Quote Originally Posted by ISO-IEC 14882-2003(E), 3.7.3-2, pag. 47
    The library provides default definitions for the global allocation and deallocation functions. Some global allocation and deallocation functions are replaceable (18.4.1).
    Quote Originally Posted by ISO-IEC 14882-2003(E), 18.4.1.2, pag. 345
    Array forms
    Code:
    void* operator new[](std::size_t size) throw(std::bad_alloc);
    1 Effects: The allocation function (3.7.3.1) called by the array form of a new-expression (5.3.4) to allocate size bytes of storage suitably aligned to represent any array object of that size or smaller.
    2 Replaceable: a C++ program can define a function with this function signature that displaces the default version defined by the C++ Standard library.
    3 Required behavior: Same as for operator new(std::size_t). This requirement is binding on a replacement version of this function.
    4 Default behavior: Returns operator new(size).

    Code:
    void* operator new[](std::size_t size, const std::nothrow_t&) throw();
    5 Effects: Same as above, except that it is called by a placement version of a new-expression when a C++ program prefers a null pointer result as an error indication, instead of a bad_alloc exception.
    6 Replaceable: a C++ program can define a function with this function signature that displaces the default version defined by the C++ Standard library.
    7 Required behavior: Same as for operator new(std::size_t,const std::nothrow_t&). This nothrow version of operator new[] returns a pointer obtained as if acquired from the ordinary version.
    8 Default behavior: Returns operator new(size,nothrow).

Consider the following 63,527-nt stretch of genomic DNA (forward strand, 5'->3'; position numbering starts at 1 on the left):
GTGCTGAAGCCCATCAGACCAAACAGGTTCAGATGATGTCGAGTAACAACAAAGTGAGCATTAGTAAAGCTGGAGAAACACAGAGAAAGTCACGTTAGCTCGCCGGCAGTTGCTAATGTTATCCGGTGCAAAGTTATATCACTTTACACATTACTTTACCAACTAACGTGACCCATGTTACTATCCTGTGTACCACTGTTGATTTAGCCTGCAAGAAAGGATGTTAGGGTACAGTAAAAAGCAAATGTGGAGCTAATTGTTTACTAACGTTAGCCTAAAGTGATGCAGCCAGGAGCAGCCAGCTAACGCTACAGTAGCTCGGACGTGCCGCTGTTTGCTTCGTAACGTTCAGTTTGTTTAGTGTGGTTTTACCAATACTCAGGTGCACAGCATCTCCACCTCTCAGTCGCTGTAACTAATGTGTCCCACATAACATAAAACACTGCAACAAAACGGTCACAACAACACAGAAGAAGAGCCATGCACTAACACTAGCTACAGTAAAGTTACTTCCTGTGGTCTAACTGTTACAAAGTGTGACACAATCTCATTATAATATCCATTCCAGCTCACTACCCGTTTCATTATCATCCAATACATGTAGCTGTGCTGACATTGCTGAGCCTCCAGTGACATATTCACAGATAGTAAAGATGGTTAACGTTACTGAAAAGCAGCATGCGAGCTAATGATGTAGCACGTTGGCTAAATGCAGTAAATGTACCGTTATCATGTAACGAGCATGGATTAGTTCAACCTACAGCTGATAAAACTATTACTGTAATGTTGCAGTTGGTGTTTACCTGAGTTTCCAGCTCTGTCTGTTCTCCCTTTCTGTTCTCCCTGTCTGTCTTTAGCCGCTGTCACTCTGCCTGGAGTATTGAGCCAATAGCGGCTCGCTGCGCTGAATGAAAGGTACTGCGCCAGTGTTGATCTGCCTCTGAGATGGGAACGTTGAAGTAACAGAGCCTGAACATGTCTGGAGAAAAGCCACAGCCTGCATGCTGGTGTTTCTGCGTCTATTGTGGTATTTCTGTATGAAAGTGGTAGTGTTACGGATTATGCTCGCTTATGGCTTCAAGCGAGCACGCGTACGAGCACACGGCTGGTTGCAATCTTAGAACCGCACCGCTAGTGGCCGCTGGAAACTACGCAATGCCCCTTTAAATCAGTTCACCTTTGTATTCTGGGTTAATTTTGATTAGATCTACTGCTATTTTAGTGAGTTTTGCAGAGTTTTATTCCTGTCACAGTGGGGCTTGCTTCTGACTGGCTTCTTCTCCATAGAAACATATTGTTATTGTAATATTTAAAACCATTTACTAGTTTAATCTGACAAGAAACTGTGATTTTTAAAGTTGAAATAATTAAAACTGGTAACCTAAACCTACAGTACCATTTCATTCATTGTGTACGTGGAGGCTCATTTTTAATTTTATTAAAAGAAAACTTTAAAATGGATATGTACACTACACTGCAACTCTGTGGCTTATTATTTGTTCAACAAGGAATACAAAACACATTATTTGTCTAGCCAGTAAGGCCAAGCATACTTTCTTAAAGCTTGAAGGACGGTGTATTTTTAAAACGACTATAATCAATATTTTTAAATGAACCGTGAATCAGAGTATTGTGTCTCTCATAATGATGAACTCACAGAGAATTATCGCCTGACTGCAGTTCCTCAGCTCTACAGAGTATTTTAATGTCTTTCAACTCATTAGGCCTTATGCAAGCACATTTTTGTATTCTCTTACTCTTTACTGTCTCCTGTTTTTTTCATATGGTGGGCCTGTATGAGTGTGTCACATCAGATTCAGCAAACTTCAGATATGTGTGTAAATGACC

I could ask what's so wrong about exception specifications anyway. But I'd rather not.
    The programmer’s wife tells him: “Run to the store and pick up a loaf of bread. If they have eggs, get a dozen.”
    The programmer comes home with 12 loaves of bread.


    Originally Posted by brewbuck:
    Reimplementing a large system in another language to get a 25% performance boost is nonsense. It would be cheaper to just get a computer which is 25% faster.

  8. #23
    C++まいる!Cをこわせ!
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    Exception specifications are largely ignored or unimplemented from what I'm told. Visual C++ doesn't support anything of the type throw(T) even.
    Quote Originally Posted by Adak View Post
    io.h certainly IS included in some modern compilers. It is no longer part of the standard for C, but it is nevertheless, included in the very latest Pelles C versions.
    Quote Originally Posted by Salem View Post
    You mean it's included as a crutch to help ancient programmers limp along without them having to relearn too much.

    Outside of your DOS world, your header file is meaningless.

  9. #24
    (?<!re)tired Mario F.'s Avatar
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    To my knowledge throw() behaves differently in VC++. It will not call std::unexpected(), but calls terminate(). throw(T) works just fine, although it does the same thing in case another exception is thrown.

    In any case, following the standard, you can't avoid an exception specification for the redefinition of the alloc functions.

    Meanwhile a debate on exception specifications can be found here: GotW #82: Debate #1 - Exception Safety and Specifications: Are They Worth It?, The point 4 is, to me , pretty obvious in it's usage of words like "generally" and "not always". You can't at least avoid exception specifications were they are required.
    Last edited by Mario F.; 09-06-2009 at 02:30 PM.
    The programmer’s wife tells him: “Run to the store and pick up a loaf of bread. If they have eggs, get a dozen.”
    The programmer comes home with 12 loaves of bread.


    Originally Posted by brewbuck:
    Reimplementing a large system in another language to get a 25% performance boost is nonsense. It would be cheaper to just get a computer which is 25% faster.

  10. #25
    Malum in se abachler's Avatar
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    Quote Originally Posted by zephon View Post
    I've read in a book that "we can value-initialize the elements by following the array size by an empty pair of parentheses:"
    Code:
     int *pia = new int[10] ()
    Also the same book states that the following statements will generate different results:
    Code:
    int *pi = new int;         // pi points to an uninitialized int
    int *pi = new int();       // pi points to an int value-initialized to 0